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Chapter 2

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Sociology 2205A/B
William Marshall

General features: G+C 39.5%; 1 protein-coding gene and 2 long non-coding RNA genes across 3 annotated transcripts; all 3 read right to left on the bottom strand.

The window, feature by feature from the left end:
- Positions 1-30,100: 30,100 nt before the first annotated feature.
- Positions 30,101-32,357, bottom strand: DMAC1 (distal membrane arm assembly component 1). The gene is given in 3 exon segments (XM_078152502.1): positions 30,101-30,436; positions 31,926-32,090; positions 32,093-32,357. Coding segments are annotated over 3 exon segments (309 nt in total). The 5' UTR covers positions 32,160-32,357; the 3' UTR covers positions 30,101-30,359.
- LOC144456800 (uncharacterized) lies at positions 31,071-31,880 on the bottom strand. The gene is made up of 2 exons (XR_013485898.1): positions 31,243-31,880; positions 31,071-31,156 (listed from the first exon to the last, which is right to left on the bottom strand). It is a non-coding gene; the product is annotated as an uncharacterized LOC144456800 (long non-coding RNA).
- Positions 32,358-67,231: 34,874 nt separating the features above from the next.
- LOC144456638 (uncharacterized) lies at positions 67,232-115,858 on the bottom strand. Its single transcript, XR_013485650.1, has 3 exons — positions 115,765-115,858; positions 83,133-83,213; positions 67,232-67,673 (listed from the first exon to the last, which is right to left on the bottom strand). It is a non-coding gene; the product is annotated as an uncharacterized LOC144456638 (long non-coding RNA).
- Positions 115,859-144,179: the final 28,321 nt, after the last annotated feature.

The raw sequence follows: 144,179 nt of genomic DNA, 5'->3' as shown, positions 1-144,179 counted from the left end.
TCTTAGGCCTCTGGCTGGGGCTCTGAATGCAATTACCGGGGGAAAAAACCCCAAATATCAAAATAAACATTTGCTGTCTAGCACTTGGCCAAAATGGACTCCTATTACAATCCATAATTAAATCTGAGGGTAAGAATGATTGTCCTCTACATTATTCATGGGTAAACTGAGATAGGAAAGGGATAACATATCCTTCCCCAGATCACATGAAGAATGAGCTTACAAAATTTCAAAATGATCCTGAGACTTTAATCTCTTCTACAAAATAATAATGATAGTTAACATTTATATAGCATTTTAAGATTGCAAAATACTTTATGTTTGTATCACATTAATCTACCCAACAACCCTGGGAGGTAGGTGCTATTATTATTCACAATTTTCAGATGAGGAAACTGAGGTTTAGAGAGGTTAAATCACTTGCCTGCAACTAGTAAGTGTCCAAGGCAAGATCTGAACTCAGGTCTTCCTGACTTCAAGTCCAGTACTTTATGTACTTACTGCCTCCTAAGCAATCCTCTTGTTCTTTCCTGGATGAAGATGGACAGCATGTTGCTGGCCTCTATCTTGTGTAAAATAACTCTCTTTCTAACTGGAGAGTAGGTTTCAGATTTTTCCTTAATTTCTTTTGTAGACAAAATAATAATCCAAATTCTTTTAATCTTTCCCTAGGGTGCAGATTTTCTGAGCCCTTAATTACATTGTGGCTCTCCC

Statistics – Chapter 2 2.1 – Percentages and Proportions - percentages and properties supply a frame of reference for reporting research results in the sense that they standardize the raw data: percentages to the base 100 and proportions to the base 1.00 - proportions: f / n - percentage: f/n x 100 - f = frequency, or the number of cases in any category - n = the number of cases in all categories Figure 2.1 - when working with a small number of cases (like fewer than 20), report the actual frequencies rather than the percent - percentages can change drastically with relatively minor changes in the data - always report the number of observations along with proportions and percentages - this permits the reader to judge the adequacy of the sample size and helps to prevent the researcher from lying with statistics - you should be extremely suspicious of reports that fail to state the number of cases that were tested 2.2 – Ratios and Rates - they provide some additional ways of summarizing results simple and clearly - ratios are especially useful for comparing categories of a variable in terms of relative frequency f˅1/f˅2 - f˅1 = the number of cases in the first category - f˅2 = the number of cases in the second category - example on 37 - ratios tell us exactly how much one category outnumbers the other - ratios are often multiplied by some power of 10 to eliminate decimal points (5.32 = 532) - rates are the number of actual occurrences of some phenomenon divided by the number of possible occurrences per some unit of time - rates are usually multiplied by some power of 10 to eliminate decimal points - the crude death rate for a population is defined as the number of deaths in that population (actual occurrences) divided by the number of people in the population (possible occurrences) per year  this quantity is then multiplied by 1,000 - page 39, formula 2.3 – Frequency Distributions Introduction - frequency distribution is a table that summarizes the distribution of a variable by reporting the number of cases contained in each category of the variable  very helpful and commonly used way of organizing and working with data - table 2.4 - the categories of the frequency distribution must be exhaustive and mutually exclusive 2.4 – Frequency Distributions for Variables Measured At The Nominal and Ordinal Levels - for the nominal level variables, construction of the frequency distribution is typically very straightforward - for each category of the variable being displayed, the occurrences are counted and the subtotals, along with the total number of cases (n) are
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